A Healthy Attitude of Gratitude
By Lynette M. Smith
Negative emotions upset your body. They tie your stomach in a knot. They take your brain for a ride on the worry cycle. They release adrenaline and cortisol into your bloodstream, which is fine for coping with a short-term emergency but hard on your immune system. Thus, such bodily wear and tear could shorten your life.
At the other extreme, positive emotions generate high-frequency “good vibrations” and release endorphins into your body, leaving you in a state of joy and peace. It’s reasonable to say that people who are in a good mood most of the time tend to live longer.
Each year, as the Thanksgiving holiday draws nearer, people start reflecting not only on the blessings in their own lives, but also on the lack of blessings in the lives of those less fortunate. Consequently, charitable donations and efforts escalate.
People also start thinking about how grateful they are to those who have made a positive difference in their lives. Remember the last time someone told you (or texted or tweeted or emailed you) how much they appreciated you for something significant in their life? For a brief time, it made you feel validated and appreciated. And you felt good all over.
Suppose that individual had instead expressed gratitude in tangible written form—something you could hold in your hand—like a heartfelt letter of appreciation? You could have read it whenever you wanted; and every time you did, you’d feel just as great as the first time. That treasured letter was transformed into a priceless, ongoing gift!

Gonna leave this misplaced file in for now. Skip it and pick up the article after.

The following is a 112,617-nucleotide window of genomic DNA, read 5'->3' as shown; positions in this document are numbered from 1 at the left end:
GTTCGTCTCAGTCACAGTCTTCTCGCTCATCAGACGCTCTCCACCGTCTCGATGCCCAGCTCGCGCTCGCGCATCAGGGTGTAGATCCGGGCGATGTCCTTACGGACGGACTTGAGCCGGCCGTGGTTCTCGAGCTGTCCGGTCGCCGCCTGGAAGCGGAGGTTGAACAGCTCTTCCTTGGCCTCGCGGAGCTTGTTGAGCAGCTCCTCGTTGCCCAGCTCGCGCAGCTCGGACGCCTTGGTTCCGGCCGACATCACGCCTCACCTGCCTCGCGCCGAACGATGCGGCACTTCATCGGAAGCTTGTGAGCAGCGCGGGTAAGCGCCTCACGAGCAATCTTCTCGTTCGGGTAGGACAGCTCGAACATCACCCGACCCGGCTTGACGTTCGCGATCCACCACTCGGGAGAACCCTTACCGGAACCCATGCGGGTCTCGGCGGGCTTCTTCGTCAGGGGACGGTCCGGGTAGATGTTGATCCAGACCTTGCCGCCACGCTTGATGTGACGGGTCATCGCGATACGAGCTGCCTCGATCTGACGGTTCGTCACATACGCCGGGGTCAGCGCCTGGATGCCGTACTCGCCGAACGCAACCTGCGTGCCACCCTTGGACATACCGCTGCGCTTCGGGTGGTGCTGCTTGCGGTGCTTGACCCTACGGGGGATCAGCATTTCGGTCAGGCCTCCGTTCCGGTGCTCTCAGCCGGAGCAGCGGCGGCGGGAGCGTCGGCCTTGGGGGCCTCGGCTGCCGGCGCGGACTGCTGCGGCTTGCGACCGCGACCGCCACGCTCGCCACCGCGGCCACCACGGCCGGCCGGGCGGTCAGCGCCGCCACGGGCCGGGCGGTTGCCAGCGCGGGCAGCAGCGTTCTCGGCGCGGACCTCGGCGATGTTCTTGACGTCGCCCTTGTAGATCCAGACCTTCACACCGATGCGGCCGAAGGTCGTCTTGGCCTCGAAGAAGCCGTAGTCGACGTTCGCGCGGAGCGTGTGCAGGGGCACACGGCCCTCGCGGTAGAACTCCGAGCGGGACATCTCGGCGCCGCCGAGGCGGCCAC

When the magnitude of your gratitude is bigger than a thank-you note, a heartfelt letter is indeed the perfect gift. Write to someone who’s made a big difference in your life: You’ll feel enthusiastic, encouraged, and appreciative as you write and present your letter, and your recipient will feel gratified to know that he or she has had a positive impact on you. And you’ll each attract other positive people and situations, so the quality of your lives will improve as well.
Follow these three easy steps to write a letter of appreciation:
End your letter with a simple statement of thanks, and then sign your name.
If you plan to frame your letter, buy the frame first so you’ll know how much space is available for writing. Otherwise, your letter can be any reasonable length.
Handwrite or hand-print your letter if you wish; or compose it on a computer, as long as you use an easy-to-read font and hand-sign your letter in cursive or printed lettering.
Enhancements add dimension to the writing experience. Start or end your letter with an appropriate famous quotation. Enclose something that represents your creative side: a longer original poem, an original musical composition and/or recording, a photo of the two of you, a photo collage, drawing, cartoon, painting, sculpture, carving, artistic photo, or handicraft. You can even include a video or audio recording of yourself reading the letter aloud.
As you consider how and when to present your letter, let the unique situation guide you. Reading and presenting in person is preferred. If the contents of your letter are suitable for a general audience, then a public presentation is even better.
Perhaps you and your letter’s recipient will be so inspired that you will each write more letters, year round, for all occasions, enjoying good health and long life through better relationships.
Lynette M. Smith is a professional freelance copyeditor and author of the comprehensive reference book, How to Write Heartfelt Letters to Treasure: For Special Occasions and Occasions Made Special. Her book and ebook are listed at all major online retailers; signed or inscribed books are available from www.GoodWaysToWrite.com.